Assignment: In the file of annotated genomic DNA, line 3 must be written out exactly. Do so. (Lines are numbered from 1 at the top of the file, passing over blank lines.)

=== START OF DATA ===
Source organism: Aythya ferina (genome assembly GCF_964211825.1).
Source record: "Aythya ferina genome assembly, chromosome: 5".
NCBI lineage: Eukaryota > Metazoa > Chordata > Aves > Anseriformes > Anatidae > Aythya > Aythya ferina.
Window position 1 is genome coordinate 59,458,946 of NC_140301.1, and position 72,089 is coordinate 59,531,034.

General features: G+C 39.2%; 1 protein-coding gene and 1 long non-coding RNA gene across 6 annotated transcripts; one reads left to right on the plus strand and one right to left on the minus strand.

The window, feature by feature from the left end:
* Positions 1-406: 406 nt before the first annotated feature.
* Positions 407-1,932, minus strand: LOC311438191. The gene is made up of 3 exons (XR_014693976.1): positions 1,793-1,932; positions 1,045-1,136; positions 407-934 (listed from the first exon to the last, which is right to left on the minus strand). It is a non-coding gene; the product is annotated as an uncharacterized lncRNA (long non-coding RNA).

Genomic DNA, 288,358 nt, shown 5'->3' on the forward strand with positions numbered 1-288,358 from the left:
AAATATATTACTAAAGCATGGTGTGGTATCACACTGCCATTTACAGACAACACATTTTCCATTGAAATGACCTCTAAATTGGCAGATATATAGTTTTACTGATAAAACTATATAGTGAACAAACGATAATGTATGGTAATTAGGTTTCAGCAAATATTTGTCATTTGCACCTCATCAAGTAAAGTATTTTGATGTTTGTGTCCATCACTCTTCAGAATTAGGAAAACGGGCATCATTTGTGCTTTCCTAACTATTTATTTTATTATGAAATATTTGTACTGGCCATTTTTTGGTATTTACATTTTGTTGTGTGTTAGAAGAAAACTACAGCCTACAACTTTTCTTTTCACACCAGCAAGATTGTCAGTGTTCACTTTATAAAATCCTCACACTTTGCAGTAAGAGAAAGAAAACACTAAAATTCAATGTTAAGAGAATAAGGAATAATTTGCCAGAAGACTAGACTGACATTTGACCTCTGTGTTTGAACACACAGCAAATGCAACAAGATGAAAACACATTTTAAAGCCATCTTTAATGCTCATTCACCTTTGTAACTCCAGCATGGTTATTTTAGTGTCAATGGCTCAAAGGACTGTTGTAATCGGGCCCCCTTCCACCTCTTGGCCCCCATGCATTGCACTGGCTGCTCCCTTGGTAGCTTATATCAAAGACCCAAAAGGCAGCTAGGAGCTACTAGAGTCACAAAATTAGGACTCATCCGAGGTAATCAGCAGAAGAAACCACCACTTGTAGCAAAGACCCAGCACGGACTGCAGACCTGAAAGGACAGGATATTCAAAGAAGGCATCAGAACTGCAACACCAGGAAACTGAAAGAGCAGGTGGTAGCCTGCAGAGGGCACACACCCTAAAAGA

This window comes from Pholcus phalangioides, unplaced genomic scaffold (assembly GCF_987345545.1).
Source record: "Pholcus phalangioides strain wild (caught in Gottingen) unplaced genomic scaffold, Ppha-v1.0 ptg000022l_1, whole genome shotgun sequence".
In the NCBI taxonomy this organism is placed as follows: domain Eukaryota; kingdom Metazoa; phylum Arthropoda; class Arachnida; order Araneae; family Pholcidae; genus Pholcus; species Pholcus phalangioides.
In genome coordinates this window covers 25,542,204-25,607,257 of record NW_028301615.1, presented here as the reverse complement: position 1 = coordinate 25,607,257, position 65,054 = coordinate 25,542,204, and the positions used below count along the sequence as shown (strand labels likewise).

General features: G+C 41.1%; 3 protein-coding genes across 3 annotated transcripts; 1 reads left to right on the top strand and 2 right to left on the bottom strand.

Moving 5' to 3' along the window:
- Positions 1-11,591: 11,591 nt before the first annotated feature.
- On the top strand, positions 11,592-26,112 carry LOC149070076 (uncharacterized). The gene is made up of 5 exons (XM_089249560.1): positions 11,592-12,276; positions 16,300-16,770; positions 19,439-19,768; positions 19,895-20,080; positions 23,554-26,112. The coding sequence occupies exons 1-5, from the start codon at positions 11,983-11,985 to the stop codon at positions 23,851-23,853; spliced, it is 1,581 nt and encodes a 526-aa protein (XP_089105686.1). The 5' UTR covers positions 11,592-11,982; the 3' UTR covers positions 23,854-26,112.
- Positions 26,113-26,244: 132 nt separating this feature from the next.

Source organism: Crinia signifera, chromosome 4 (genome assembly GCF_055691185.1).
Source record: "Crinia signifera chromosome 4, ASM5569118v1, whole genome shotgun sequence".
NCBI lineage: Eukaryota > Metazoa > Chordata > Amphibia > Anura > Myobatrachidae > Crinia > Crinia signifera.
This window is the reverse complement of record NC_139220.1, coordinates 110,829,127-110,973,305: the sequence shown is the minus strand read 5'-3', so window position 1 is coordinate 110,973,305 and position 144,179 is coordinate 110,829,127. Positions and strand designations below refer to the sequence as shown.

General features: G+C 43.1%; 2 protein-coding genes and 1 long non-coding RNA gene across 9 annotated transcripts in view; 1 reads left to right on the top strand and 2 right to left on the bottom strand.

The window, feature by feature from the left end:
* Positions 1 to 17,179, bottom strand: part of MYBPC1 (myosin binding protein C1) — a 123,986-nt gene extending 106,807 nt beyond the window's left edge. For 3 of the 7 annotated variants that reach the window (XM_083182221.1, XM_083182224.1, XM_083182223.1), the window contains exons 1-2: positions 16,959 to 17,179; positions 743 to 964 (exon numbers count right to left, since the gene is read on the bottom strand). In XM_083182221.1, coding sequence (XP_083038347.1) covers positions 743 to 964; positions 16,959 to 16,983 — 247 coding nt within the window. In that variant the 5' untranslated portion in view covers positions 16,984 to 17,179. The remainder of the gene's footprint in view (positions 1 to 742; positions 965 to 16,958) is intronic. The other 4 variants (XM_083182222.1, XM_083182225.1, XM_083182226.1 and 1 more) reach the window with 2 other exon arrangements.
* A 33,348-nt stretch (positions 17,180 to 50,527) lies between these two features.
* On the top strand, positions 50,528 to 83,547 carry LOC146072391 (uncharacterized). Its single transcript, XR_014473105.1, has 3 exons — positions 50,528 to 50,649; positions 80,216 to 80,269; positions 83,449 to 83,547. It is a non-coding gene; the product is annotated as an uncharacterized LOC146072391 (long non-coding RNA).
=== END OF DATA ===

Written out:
NCBI lineage: Eukaryota > Metazoa > Chordata > Aves > Anseriformes > Anatidae > Aythya > Aythya ferina.